4. The Defensive Calamities - we have "thrown one in" probably 20 times this season, more than anyone in this Division's history, and the back four and goalie all seem to take turns. We have tended to outplay teams then gift them a goal. We had one of the worst defences in the Championship last year and Coyle chose not to strengthen it other than the purchase of Tyrone Mears, whose asset is going forward (Bikey was bought as a midfielder no doubt). That was appalling mismanagement by Coyle and it looks to have cost us. Laws quickly identified the weaknesses but 2 weeks is not enough to find available quality. In fairness Leon Cort and Danny Fox have flaws defensively but are the only two not to "throw one in" since their signing.

    5. The Crowd - roared us on initially but in recent games following the betrayal are letting us down badly, none less than yesterday. Burnley are now following Bolton fans in abusing a manager who follows a hugely successful one. Laws tinkers more than Coyle and plays narrower but I can't blame him for the goals conceded and we are still scoring. It is a spiral of decline when fans begin to turn and Coyle precicipated that, his honeymoon would have lasted until summer due to getting us promotion, and that would have kept us up.

  • Comment number 31.

    Phil - and indeed all those others who continue to suggest Wolves threw the game away with their team selection at Manchester United.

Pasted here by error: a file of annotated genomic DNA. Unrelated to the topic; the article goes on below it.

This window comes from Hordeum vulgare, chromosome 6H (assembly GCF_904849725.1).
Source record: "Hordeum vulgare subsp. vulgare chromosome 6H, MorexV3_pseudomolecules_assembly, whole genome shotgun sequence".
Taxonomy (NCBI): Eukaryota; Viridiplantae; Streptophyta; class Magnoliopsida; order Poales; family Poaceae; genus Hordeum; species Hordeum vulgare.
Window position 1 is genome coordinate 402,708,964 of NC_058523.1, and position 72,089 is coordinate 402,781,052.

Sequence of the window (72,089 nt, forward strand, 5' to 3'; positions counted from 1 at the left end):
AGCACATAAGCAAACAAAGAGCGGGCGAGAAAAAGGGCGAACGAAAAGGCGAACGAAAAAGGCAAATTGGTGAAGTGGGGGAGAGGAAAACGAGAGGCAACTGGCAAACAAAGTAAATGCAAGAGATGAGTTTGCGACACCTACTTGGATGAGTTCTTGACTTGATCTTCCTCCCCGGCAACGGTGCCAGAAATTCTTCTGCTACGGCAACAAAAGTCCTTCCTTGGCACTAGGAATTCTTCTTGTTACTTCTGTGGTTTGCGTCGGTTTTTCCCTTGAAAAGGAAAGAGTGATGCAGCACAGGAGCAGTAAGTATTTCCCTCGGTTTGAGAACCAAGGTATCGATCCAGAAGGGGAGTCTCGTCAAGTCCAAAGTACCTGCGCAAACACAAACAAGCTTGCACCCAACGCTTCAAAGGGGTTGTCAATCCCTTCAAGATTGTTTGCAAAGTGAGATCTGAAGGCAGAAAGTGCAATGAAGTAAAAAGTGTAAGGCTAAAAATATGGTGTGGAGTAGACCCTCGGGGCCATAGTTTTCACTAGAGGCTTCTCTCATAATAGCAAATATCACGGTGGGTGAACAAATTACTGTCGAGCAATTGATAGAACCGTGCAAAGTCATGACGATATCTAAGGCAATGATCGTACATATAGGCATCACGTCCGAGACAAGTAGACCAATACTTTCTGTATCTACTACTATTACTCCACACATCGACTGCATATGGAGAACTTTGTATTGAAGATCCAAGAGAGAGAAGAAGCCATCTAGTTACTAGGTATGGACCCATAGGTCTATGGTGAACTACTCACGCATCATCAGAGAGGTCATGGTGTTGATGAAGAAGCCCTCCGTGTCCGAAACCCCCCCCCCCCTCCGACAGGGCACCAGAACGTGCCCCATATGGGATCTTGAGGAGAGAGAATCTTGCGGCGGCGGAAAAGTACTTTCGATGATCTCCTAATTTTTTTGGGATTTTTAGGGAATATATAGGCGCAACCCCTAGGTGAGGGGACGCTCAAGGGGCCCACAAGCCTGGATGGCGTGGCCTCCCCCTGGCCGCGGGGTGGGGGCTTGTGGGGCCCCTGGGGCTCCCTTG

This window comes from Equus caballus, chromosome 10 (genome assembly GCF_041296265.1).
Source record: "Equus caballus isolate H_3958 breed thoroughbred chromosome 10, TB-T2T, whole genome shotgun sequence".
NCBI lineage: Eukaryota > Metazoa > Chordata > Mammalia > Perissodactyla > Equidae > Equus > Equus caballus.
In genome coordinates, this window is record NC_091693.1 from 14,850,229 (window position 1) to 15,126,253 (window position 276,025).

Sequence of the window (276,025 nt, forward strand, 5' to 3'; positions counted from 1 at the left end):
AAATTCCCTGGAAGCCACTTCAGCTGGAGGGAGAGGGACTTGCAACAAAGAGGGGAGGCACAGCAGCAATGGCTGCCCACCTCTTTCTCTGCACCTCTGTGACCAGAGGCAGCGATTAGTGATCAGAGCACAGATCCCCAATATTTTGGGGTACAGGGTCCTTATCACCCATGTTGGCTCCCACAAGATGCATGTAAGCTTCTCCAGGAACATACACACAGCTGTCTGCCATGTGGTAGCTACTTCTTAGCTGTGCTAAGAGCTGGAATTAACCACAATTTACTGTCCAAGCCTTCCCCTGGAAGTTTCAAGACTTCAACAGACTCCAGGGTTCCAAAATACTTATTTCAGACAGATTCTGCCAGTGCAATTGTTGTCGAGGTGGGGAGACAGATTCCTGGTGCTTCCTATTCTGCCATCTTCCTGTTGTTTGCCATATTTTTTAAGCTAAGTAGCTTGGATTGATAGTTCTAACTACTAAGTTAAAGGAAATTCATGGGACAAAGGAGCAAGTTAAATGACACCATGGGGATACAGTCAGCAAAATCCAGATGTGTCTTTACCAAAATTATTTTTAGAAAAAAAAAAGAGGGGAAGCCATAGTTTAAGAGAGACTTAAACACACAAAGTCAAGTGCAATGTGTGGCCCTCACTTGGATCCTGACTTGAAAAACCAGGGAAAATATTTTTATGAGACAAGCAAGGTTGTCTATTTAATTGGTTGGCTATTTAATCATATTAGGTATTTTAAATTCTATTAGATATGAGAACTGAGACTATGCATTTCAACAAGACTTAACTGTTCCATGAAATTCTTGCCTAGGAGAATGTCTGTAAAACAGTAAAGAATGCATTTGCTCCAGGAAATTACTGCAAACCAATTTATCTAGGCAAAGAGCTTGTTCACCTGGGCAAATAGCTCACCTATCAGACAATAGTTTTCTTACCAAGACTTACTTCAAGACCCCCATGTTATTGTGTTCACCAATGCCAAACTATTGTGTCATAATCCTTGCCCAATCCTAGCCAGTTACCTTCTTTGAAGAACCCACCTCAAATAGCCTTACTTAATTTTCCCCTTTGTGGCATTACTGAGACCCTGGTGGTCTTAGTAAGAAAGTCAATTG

Did you actually see the game you are commenting on?
    For half an hour Wolves were every bit a match for United and the home fans were getting quite restless up until the award of a penalty for the first goal. Infact Wolves should have scored first as well.
    I wouldn't call that throwing the game away. The team that was picked was fresh and had far more chance of getting a result than the team which finished the previous game against Tottenham with nothing left in the tank. Hence it was not a weakened team.
    If you look at United's other home results in and around it, a 3-0 defeat actually turned out to be one of the narrower winning margins at Old Trafford. So that Wolves team must have been stronger than Wigan (who lost 5-0), Portsmouth (5-0) and Hill (4-0).

  • Comment number 32.

    To Beano-is-a-wanderer...my point was/is that if Coyle had stayed at Burnley and continued his good work he could have done better than Bolton as his next destination. I did not see what his hurry was to leave Burnley for Bolton. Sorry if you feel that is a brutal assessment but that is what I believe.